|Publication number||US6880874 B1|
|Application number||US 10/698,544|
|Publication date||Apr 19, 2005|
|Filing date||Oct 31, 2003|
|Priority date||Oct 31, 2003|
|Also published as||US20050093323|
|Publication number||10698544, 698544, US 6880874 B1, US 6880874B1, US-B1-6880874, US6880874 B1, US6880874B1|
|Inventors||Kris Kallenberger, Marc Palmer, Don Jackson, Ichiro Sasaki|
|Original Assignee||Honda Motor Co.|
|Export Citation||BiBTeX, EndNote, RefMan|
|Patent Citations (15), Referenced by (18), Classifications (6), Legal Events (6)|
|External Links: USPTO, USPTO Assignment, Espacenet|
1. Field of the Invention
The present invention relates to vehicular storage receptacles. More particularly, the present invention relates to a storage receptacle for subdividing a pocket in a vehicle door.
2. Description of the Background Art
Most vehicles today have pockets disposed in the lining of the door, for storage of personal items such as maps, recorded music, umbrellas, trash, and other user-selected items. However, when storing small items in these conventional pockets, it is very difficult to locate a small item in a large pocket, especially while driving.
When storing something relatively small such as sunglasses or eyeglasses, there is no need for a large space-consuming storage receptacle. Conventionally, sunglasses and eyeglasses have been stored in compartments within the roof console, the center console or the glove box.
However, when stored in these conventional locations, the glasses may be scratched or damaged from contact with other items placed within the sane area. When glasses are stored in a roof console, and a vehicle is left in the sun with the windows up, the glasses may become too hot for the user to immediately wear after they are removed from storage. Under extreme conditions, sunglasses may melt or warp if exposed to excessive heat.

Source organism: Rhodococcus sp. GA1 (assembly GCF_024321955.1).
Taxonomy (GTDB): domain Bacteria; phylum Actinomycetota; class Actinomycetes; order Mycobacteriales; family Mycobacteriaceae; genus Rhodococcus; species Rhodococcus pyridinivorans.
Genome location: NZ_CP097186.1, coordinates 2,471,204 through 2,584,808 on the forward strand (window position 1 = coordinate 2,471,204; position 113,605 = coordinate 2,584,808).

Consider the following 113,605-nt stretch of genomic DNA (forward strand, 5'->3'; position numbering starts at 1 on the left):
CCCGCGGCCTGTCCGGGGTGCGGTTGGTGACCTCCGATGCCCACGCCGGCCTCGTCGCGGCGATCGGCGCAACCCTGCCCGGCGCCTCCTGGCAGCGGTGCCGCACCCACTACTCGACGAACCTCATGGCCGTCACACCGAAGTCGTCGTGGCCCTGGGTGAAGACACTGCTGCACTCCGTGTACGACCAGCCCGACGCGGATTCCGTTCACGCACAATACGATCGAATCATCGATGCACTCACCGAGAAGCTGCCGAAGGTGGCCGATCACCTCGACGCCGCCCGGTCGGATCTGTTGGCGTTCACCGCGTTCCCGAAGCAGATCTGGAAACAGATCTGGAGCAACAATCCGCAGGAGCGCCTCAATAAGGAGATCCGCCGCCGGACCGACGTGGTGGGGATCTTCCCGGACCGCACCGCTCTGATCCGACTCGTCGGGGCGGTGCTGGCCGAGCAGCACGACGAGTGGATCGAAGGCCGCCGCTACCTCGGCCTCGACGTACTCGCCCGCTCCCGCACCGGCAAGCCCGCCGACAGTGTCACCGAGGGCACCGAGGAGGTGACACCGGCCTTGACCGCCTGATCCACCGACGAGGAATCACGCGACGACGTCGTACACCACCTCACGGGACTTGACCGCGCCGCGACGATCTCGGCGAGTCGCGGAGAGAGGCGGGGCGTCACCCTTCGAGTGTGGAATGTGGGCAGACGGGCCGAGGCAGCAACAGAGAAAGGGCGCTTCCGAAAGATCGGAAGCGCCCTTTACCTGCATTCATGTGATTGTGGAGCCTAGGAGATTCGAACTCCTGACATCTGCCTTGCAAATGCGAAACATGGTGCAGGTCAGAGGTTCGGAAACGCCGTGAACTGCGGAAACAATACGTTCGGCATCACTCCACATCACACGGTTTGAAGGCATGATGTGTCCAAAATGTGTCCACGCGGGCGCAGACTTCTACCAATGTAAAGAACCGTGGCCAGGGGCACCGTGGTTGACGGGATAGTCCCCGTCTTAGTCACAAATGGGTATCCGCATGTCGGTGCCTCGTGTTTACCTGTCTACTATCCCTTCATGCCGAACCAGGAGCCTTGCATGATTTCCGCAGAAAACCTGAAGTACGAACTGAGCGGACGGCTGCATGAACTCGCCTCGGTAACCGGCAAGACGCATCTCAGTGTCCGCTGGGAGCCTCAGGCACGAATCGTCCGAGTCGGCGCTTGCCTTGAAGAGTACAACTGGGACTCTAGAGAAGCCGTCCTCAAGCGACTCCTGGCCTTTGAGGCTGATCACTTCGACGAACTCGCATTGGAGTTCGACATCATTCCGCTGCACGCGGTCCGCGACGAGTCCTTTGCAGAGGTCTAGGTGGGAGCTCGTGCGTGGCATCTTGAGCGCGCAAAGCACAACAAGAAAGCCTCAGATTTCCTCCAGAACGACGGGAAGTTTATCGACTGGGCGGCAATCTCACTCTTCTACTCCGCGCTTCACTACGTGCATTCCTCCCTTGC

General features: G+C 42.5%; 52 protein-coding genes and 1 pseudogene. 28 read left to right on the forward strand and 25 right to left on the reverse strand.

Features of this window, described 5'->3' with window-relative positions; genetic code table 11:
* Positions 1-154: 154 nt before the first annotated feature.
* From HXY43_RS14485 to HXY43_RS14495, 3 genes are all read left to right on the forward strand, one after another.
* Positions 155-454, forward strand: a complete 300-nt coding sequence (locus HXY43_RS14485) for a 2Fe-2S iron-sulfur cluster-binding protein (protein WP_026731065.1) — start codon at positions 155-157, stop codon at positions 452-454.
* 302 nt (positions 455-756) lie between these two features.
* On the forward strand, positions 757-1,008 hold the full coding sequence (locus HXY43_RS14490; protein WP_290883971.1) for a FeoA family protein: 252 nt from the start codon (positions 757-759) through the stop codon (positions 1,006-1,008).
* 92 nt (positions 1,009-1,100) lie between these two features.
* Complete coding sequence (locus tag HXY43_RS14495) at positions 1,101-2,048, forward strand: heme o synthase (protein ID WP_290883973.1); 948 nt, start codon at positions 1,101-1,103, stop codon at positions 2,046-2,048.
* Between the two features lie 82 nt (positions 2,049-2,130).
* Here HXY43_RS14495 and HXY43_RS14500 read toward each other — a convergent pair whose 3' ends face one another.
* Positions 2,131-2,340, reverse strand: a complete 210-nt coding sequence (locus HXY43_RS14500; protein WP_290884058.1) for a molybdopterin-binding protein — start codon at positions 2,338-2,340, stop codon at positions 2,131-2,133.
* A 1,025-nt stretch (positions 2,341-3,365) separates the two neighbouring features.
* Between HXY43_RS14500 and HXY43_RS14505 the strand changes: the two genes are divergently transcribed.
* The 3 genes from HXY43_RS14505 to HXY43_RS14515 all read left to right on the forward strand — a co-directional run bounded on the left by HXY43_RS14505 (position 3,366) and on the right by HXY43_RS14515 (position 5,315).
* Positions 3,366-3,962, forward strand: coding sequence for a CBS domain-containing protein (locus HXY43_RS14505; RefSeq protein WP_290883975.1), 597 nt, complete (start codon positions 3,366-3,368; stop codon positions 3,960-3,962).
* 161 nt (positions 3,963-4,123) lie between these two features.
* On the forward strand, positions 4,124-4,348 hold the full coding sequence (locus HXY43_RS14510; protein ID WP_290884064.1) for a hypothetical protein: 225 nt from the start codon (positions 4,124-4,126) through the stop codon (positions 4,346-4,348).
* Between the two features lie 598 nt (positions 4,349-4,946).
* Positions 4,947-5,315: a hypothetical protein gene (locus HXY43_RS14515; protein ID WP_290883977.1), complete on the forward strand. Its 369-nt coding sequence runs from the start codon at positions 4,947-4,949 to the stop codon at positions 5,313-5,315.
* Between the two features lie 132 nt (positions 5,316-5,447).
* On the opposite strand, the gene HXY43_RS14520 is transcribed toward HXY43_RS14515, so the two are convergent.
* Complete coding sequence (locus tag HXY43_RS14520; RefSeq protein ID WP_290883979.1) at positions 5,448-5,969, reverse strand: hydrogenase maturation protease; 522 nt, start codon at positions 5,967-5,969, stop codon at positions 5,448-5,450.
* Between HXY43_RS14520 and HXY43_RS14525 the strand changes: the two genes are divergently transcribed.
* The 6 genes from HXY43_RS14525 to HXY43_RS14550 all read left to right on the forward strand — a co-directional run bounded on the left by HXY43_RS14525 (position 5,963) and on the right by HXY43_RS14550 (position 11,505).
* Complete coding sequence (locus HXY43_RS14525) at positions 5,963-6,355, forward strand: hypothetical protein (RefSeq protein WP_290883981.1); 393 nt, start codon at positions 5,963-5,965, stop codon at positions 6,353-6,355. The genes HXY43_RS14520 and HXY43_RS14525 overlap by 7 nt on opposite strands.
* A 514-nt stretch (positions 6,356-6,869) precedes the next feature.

A number of different storage devices are known for use in automotive doors. Examples of some of the known storage devices include those described in U.S. Pat. Nos. 4,453,760, 4,619,477, 5,733,060, and 6,116,672.
U.S. Pat. No. 6,116,672, issued in 2000 to Cannon et al. discloses an insert for placement in the map pocket of a vehicle door. In one embodiment, the insert of Cannon is a comparatively large device which fills substantially all of the space within the map pocket, and which has at least one partition formed therein, to subdivide the space into multiple compartments. In another embodiment of an insert according to Cannon'672, an adapter ring is provided for placement in the top of the door pocket, and various configured storage bins may be selected for placement in a standardized opening formed in the adapter ring.